Bush Business Cars Chrysler Economics Environment Ford gas-mileage green hybrids Innovation patriotism Politics Post Science

Environmentally Friendly Cars, Hummer O2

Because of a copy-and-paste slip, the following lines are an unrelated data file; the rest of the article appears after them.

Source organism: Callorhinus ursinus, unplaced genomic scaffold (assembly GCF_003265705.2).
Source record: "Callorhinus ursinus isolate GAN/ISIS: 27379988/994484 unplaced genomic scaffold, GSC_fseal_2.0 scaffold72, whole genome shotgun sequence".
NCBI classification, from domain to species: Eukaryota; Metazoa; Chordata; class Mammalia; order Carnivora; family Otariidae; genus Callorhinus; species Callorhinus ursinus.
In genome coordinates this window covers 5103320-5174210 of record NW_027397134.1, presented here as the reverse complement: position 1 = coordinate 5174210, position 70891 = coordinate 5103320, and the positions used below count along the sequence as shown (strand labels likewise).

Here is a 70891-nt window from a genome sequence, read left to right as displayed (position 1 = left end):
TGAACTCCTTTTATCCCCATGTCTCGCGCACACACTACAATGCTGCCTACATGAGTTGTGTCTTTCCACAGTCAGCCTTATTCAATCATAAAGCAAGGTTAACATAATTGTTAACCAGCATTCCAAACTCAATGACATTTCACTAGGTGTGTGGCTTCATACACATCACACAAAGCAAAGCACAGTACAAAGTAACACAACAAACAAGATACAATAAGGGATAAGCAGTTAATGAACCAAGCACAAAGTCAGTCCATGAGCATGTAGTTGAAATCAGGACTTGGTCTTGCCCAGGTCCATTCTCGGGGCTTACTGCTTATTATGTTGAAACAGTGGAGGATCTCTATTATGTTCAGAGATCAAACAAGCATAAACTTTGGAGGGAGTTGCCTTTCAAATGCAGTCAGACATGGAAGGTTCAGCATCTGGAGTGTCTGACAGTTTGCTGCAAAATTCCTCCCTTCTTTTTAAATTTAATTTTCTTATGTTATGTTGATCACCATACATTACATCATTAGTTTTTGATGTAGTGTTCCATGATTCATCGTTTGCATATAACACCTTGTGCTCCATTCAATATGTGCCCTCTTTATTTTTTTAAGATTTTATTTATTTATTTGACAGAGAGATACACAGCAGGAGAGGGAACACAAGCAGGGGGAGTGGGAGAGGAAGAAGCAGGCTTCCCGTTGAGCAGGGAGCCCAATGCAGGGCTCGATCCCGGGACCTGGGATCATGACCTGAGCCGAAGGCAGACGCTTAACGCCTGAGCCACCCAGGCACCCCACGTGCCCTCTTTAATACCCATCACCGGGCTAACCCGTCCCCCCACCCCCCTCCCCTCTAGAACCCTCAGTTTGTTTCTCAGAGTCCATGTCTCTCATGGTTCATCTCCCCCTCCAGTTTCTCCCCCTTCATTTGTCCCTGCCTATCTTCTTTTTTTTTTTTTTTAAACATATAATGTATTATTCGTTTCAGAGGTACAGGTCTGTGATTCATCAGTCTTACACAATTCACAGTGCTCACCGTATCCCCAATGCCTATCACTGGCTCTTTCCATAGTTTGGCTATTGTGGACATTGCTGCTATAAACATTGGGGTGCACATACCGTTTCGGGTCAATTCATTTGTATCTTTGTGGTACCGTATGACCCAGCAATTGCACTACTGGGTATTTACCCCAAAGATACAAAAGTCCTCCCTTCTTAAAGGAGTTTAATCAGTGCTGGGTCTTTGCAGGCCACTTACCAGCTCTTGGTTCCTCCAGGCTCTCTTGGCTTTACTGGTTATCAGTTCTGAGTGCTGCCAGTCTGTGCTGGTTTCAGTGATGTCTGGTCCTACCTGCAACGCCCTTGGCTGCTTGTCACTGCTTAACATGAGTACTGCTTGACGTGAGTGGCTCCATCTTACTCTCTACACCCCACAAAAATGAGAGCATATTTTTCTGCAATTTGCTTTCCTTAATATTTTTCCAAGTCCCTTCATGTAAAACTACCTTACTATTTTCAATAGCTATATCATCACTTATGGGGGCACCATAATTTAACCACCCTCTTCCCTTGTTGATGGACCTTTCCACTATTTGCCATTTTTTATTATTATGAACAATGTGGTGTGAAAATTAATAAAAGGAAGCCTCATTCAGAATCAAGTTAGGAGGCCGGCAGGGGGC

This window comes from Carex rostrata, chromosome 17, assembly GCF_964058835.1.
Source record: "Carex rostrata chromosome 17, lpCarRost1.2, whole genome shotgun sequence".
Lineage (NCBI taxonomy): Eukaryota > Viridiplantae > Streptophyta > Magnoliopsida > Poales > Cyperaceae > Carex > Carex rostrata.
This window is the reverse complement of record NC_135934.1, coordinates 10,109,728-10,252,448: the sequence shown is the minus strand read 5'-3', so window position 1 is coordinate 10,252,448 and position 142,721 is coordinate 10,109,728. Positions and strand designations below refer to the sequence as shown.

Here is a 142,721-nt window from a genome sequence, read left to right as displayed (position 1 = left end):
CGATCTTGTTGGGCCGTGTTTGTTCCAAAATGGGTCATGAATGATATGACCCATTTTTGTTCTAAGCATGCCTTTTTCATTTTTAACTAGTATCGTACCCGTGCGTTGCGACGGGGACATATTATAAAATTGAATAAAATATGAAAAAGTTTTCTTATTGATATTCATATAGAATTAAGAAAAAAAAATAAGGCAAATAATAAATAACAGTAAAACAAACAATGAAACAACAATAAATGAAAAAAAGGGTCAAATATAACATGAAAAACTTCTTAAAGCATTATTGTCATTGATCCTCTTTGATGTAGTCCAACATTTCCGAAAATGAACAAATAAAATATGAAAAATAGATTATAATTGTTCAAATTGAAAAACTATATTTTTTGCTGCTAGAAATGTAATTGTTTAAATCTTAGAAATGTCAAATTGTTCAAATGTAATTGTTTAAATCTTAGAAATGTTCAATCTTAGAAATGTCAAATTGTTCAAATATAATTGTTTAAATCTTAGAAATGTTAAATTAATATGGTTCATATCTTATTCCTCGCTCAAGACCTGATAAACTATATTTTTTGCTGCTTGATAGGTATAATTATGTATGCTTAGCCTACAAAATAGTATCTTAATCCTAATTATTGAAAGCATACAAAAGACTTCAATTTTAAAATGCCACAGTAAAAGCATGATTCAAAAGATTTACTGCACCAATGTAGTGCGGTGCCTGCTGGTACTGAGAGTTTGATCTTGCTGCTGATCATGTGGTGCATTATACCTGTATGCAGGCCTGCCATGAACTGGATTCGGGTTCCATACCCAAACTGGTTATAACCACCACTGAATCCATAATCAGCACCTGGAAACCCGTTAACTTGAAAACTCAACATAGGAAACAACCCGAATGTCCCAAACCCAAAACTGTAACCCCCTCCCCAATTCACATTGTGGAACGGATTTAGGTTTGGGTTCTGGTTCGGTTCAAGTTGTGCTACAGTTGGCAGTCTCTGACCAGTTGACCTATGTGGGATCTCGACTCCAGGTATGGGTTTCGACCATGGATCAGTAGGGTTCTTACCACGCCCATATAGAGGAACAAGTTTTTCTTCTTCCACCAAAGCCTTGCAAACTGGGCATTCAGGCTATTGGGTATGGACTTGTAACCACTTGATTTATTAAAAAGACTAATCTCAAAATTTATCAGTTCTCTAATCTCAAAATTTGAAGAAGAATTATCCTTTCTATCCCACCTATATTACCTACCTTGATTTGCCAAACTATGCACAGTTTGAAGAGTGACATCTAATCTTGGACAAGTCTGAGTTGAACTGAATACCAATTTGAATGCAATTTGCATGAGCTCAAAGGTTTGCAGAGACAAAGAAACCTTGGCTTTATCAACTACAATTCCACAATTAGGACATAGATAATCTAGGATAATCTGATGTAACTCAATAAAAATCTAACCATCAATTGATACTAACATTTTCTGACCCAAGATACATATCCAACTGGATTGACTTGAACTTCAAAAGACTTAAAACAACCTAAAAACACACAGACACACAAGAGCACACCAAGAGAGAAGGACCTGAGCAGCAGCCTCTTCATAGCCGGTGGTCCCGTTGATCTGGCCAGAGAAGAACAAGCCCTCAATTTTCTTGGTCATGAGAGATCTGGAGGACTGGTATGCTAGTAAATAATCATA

I am sure that most people out there don't really care if their car puts out a lot of carbon dioxide or whatever other bad gasses and liquids that leak from their choice mode of transit. I am sure, though, that most people care if they are getting really good gas mileage. Or if they don't care about the mileage, yes I am talking to you Hummer and other SUV owners out there (and don't tell me it's for car pooling! I never seen more than two people in a SUV ever), they do care about saving money. Which buying gas less often can do for you. Recently I have seen what GM has been experimenting with in the saving the world with better designed cars venture. I know that it will not acutally become a real car but the concept is really interesting. It's refreshing to see that car companies still know how to be creative, and it touches my tree-hugging hippie heart that they still care about the environment. Or, at least they noticed the sales of hybrid cars and decided they needed something fresh and innovative. Let's think about what could be cooler than a hybrid car. Something eyecatching and easy to remember. Something special. Something kinda rediculous and not manly at all. So, what am I talking about, you wonder? None other than the Hummer O2. Pretty clever, eh? Here's a picture:hummero2.png This is a car that is run by algae. And other stuff like hydrogen fuel cells. But look at the aglae. All that aglae is going to turn your louting and polluting CO2 into O2, perfectly breathable by animals and stuff. Probably people, too. The whole car is supposed to act as a leaf, with the algae consuming the byproducts of the motor (the carbon dioxide) and turning it into oxygen, just like a leaf would do in nature. This car would be doing it all the time, even when the car was not running. GM is incoperating a lot of different little car tricks into this vehicle as well showing that they have studied the industry: the hybrid breaking mehcanism for reclaiming energy in the tires, hydrogen fuel cell for the power source, the ugliness of a Hummer, ect. So, it's ugly and probably not going to be voted 2008s cutest car. But, it's the idea that counts. I mean, it's smart to use a reuseable resourse for our fuel, right? Right. I know, I hear the outraged cries of all of the enslaved algae but I think there will be benefits for them as well. I just don't know what yet. I mean, they would be getting all of the sunlight any chlorophyll owning specimen could ever ask for. It's an all you can eat sunlight buffet. Of sun-shiny goodness. Unless you live in Ohio. Then it's a lot of cloudy days. So, live in Florida and this is the ugly little car for you. And I hope you like green because there aren't going to be a lot of customized colors on this one. Maybe blueish (blue green algae) or reddish brown (red tide or dinoflagellates) if they can figure it out. On the website there is also a pretty colored schematic of how exactly they think this car will work. The man driving the car is sitting directly inside the hydrogen fuel cell as far as I can tell. And it looks like he has a tree growing out of his head, possibly a result from sitting inside the hydrogen fuel cell. hummero221.png But look at all the sunlight. I told you it would be a buffet.